Q’s With Matthieu Drouot: ‘I’m Not Sure Artists Who Only Tour Europe 3 Weeks Per Year Will Get A Great Farewell’

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Photo by GregH Photographer / GDP

It’s tough to succeed in today’s business as an independent. Matthieu Drouot, CEO of Gérard Drouot Productions, can attest to that. He wouldn’t change a thing, though. “It’s the best,” he says. Having been raised in this business by French promoter legend Gérard Drouot, and promoting shows himself for more than 20 years, his experience is second to none. For this year’s France Focus, he shares his thoughts on what it takes to become a legacy artist, the importance of not treating fans as cash cows and more.

Pollstar: How’s 2024 shaping up from a business point of view?

Well, ’24 is a difficult year in France, because the Olympics in Paris have a real impact on venue availability. We cannot get Stade de France for the whole year, we cannot get Paris La Défense Arena from May to October, and we cannot get [Accor Arena] in July, August and September. So it has a huge impact. I’ve been trying to find alternatives. My Springsteen show is in Marseille, which has been sold out for weeks. We could have played Stade de France in Paris twice.

For my AC/DC gig, I managed to get a date on another Olympic site in Paris, which is the Hippodrome de Longchamp where the Stones played two years ago. It will be a good year because tickets are selling, but it will not be as good as it could have been, considering the demand for tickets, and the availability of artists to do live shows.

Do you have any indication that artists from outside of France, especially from the U.S., are touring France and Europe less in general because of the costs associated with touring across the continent right now?

It’s a tough one, because I see more and more artists from America touring, but not in Europe. I see Adele doing a residency in Munich, and I see Live Nation France promoting on their social media, to the French audience, that they should go to Munich to see Adele. Why isn’t she doing France? I see Pearl Jam on this tour not doing France, it’s a short European tour, but the French fans are irate with the fact that the band has not headlined an arena in France for nearly 20 years. They have done a couple of festivals, but not a proper indoor headline.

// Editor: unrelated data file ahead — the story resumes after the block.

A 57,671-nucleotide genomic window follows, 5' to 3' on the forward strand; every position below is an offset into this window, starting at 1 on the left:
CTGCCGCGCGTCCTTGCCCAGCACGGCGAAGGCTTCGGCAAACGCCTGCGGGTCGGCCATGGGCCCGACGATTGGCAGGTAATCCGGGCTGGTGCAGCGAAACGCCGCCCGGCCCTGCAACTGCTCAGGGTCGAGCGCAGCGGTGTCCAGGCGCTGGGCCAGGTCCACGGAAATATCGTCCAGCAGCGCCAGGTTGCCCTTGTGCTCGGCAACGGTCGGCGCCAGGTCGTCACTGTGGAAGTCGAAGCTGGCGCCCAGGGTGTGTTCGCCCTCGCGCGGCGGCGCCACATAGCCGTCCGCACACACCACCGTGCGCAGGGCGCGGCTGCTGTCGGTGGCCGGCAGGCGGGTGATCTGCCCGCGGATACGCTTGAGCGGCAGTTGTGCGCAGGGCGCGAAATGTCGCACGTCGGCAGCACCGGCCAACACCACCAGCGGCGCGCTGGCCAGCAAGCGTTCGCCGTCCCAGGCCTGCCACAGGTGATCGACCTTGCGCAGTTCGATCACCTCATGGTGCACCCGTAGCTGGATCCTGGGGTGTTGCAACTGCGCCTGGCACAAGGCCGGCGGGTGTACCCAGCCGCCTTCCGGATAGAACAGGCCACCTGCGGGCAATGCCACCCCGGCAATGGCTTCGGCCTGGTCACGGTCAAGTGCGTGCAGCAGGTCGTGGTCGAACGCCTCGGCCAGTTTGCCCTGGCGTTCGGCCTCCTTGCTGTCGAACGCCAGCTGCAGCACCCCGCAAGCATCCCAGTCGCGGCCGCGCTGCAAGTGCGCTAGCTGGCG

I don’t know if it’s related to costs, because to my knowledge, these artists are wealthy enough to afford touring France, and Europe. Artists are touring in Europe in 2,000- to 3,000-capacities, so why can’t an artist touring in 20,000-capacities do it? I think it comes back to decision making. It’s true that there are inflating costs, it’s more expensive to get flights, it’s more expensive to get hotels, it’s more expensive to get buses, etc. But it isn’t the only reason why some tours are not coming to every territory. I am in touch with some artists, who tell you that they want to travel from the U.S. to France, but only for two to three weeks. Because after weeks of touring, they want to come back and be with family, which is very respectable. It just shows that if it’s a short tour, it’s not a matter of costs, it’s a matter of the artist making the decision to travel only for three weeks. 

I have nothing against that, but it is a bit worrying to me, because I don’t think you can establish yourself as a headline act, as a legend for the whole of your career, if you don’t come and meet people. Last year, I was part of a fantastic farewell tour for Elton John. Elton, for decades, has been out there meeting people, doing top markets, secondary markets, tertiary markets, he’s been everywhere. And the reason why his farewell tour has been so big is because of the amount of work he has been doing for decades. I’m not sure artists, who say they want to only tour Europe three weeks per year will get a great farewell.

Last time we spoke, you said you found it quite incredible how much fans are willing to pay for not just Beyoncé and Taylor Swift, but also acts of the calibre of Måneskin for example. Is that still the case? 

I see no price resistance. If I don’t sell, it’s not because of prices, it’s because of the artists not being strong enough. I try to keep pricing as reasonable as possible, I don’t do much platinum, for instance. My AC/DC show is full, and I don’t offer tickets on platinum. The fans are happy to pay when they see the value they get for it, but they don’t want to be seen as cash machines. They understand why ticket prices are higher, but they don’t understand why it has to be ten times higher. They don’t understand why a ticket that cost €50 10 years ago is now €500, but they understand why it’s €100 or €150. Sometimes, they can even understand why it’s €200 for very selective seats. We’re not quite where the North American market is, in terms of the ridiculous amounts of money people pay for tickets. I think we are still on a good path to keep our business growing. Luckily, the fans are paying higher prices when we are facing higher costs — but it’s my job to make sure that we don’t go too far.